(vi) “Given this, the most natural interpretation of Locke’s claim that words are signs of ideas in the mind of the speaker is that words serve as indicators or signals of those ideas” (24).
While this argument is open to several criticisms (including questions about the plausibility of (v)), here I will focus on one which highlights a tendency in Ott’s book I find particularly worrisome. (i) through (iii) saddle Locke with a particularly vicious representative theory of perception (RTP) which holds that one never perceives extra-mental objects, that one perceives only ideas and that beliefs in the existence of extra-mental objects are the result of inferences from ideas to causes. Now Locke nowhere formulates or defends what could be called a theory of perception, and in those places where he most directly considers theories of perception, he attacks the RTP with devastating effectiveness. Furthermore, passages cited in support of attributing the RTP to Locke are typically taken from contexts where perception is not under consideration. Commentators over the past few decades have been increasingly reluctant to attribute the RTP, at least in this form, to Locke, and consensus seems to be forming around the view that Locke does not hold the RTP — at least not in a form which maintains that we do not perceive extra-mental objects. Since the assumption that Locke holds a strong version of the RTP is essential to Ott’s argument, some argument for the attribution would be appropriate; at the very least, it should be acknowledged that the assumption is highly controversial and that serious considerations against it can be adduced.
Ott’s second reason for attributing to Locke the thesis that words are indicative signs of ideas is based on what he calls Locke’s Main Argument. At 3.10.19. Locke discusses the proclivity of some to suppose that a general term refers to the real essence of a sort, and he argues that this supposition only involves us in difficulties because
by this tacit reference to the real essence of that Species of Bodies, the word Gold (which by standing for a more or less perfect Collection of simple Ideas, serves to design that sort of Body well enough in Civil Discourse) comes to have no signification at all, being put for somewhat, whereof we have no Idea at all, and so can signify nothing at all, when the Body it self is away.
Why, Ott asks, does Locke assert that if ’gold’ referred to or signified the real essence of a sort it could have no significance when a piece of gold was not present?
His answer maintains that Locke’s claim can make sense only if words are indicative signs. An indicative sign always indicates the presence of its significate: perspiration indicates pores in the skin because we can perspire only if we have pores in the skin, so whenever perspiration occurs pores are present. If words are indicative signs, then Locke’s claim that ’gold’ cannot refer to the real essence of gold in the absence of gold makes sense: as indicative signs, words are present only when their significates are present; as an indicative sign, an utterance of ’gold’ is always accompanied by its significate.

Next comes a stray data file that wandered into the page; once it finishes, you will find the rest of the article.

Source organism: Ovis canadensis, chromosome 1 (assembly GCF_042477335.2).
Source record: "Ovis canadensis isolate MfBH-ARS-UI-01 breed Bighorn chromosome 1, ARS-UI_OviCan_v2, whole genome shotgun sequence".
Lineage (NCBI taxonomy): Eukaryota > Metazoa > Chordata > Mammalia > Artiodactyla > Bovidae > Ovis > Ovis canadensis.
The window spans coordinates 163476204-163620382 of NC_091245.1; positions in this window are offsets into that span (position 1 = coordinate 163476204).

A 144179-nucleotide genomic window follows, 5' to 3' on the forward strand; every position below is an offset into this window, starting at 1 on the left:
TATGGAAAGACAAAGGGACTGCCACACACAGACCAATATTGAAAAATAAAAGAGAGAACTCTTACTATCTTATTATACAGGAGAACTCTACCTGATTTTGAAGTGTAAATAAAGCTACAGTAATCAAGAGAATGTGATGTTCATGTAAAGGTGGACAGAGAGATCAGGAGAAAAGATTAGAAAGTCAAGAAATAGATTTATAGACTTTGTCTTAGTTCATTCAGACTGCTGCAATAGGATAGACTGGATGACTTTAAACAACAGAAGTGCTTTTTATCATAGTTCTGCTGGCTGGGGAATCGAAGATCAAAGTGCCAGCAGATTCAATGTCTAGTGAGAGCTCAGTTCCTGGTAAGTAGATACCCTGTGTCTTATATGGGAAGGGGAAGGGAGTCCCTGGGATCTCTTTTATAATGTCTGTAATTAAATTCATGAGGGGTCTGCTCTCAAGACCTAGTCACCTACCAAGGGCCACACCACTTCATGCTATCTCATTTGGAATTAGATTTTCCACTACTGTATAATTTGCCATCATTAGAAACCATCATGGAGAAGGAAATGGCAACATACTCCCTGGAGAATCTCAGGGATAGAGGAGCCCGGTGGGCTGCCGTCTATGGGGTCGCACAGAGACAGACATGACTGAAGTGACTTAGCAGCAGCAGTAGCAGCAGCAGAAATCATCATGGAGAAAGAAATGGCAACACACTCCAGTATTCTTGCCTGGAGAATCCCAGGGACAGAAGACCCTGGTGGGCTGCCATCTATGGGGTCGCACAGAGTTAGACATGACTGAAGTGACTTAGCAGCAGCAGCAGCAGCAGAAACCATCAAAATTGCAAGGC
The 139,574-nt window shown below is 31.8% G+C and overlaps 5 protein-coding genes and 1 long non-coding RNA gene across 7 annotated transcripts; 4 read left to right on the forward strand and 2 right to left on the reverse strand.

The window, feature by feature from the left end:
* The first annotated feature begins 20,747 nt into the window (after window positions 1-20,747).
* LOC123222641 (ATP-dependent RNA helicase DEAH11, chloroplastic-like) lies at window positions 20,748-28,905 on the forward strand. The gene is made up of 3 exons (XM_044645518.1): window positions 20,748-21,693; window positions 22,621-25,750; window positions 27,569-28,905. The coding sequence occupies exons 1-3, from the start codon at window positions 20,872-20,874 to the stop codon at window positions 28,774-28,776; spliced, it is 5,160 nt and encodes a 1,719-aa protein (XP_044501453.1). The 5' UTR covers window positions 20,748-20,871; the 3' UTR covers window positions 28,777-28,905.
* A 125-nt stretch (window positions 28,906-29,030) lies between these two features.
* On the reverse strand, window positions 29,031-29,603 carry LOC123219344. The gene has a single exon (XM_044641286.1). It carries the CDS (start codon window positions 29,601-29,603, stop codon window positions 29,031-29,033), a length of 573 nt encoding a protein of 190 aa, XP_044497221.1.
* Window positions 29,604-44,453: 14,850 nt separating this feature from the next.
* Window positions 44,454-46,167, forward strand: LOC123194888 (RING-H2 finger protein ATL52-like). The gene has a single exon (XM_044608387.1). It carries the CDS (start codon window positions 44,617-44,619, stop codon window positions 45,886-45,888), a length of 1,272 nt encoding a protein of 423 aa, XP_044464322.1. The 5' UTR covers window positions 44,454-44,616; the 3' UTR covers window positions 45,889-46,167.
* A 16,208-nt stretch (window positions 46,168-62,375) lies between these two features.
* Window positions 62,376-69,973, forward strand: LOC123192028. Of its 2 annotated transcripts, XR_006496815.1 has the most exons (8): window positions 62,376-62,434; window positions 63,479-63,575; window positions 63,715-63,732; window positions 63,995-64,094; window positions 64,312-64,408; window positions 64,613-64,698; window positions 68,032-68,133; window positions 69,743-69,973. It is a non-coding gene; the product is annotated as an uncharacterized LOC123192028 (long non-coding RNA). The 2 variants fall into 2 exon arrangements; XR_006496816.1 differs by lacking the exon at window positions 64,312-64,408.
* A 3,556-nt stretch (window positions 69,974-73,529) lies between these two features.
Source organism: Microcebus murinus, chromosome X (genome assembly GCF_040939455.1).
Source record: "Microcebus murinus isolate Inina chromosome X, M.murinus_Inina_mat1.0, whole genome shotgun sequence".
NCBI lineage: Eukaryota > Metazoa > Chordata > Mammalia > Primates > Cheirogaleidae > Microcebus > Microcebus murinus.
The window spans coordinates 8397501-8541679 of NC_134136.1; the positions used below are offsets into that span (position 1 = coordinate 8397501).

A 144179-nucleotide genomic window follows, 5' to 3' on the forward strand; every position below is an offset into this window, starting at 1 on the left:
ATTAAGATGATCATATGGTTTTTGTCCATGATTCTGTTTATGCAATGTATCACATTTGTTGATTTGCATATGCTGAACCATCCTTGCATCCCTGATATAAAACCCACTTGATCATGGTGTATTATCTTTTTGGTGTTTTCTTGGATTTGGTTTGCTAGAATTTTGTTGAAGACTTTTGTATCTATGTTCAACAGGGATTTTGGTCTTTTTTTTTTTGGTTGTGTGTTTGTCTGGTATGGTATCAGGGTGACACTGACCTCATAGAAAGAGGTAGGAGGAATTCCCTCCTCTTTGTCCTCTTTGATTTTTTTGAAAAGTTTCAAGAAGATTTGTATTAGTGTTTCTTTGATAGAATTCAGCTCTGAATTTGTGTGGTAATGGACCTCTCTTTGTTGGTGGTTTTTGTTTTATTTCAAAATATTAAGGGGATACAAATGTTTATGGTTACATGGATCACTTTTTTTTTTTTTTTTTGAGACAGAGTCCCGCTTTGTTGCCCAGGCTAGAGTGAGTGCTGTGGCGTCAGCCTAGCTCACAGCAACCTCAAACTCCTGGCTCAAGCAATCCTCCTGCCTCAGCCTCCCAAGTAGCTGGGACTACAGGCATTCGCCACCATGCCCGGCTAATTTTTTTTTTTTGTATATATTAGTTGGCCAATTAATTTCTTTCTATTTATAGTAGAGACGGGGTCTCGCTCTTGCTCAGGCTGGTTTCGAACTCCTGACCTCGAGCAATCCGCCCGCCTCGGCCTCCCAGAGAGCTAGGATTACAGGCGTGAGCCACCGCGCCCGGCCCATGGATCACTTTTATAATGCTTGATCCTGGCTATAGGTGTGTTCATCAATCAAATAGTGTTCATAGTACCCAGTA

Once again, there is a host of problems here. First, in quoting this passage Ott omits Locke’s parenthetical remark about civil discourse which I include. In civil discourse (i.e., ordinary, non-philosophical discourse), ’gold’ serves well enough to “design” a particular sort of body. Note that in civil discourse ’gold’ designs a body — not the idea of a body — and here ’design’ must mean something like ’refer’. So it looks like there are some cases where words do design (refer to, designate, indicate) bodies. So much for the claim that the only use of words is to be indicative signs of ideas. Second, here Locke is concerned to rebut those who in philosophical discourse (which serves “to convey the precise Notions of Things, and to express in general Propositions, certain and undoubted Truths” (3.9.3)) assume that ’gold’ signifies the real essence of a sort or species, and there is a very simple reason why he thinks such an assumption would entail that ’gold’ would fail to signify in the absence of gold: there are not real essences of sorts. Therefore, if knowing the meaning of ’gold’ required knowledge of gold’s real essence, the term would be meaningless. At best, we could use it only ostensively to refer to the real essence of a thing present.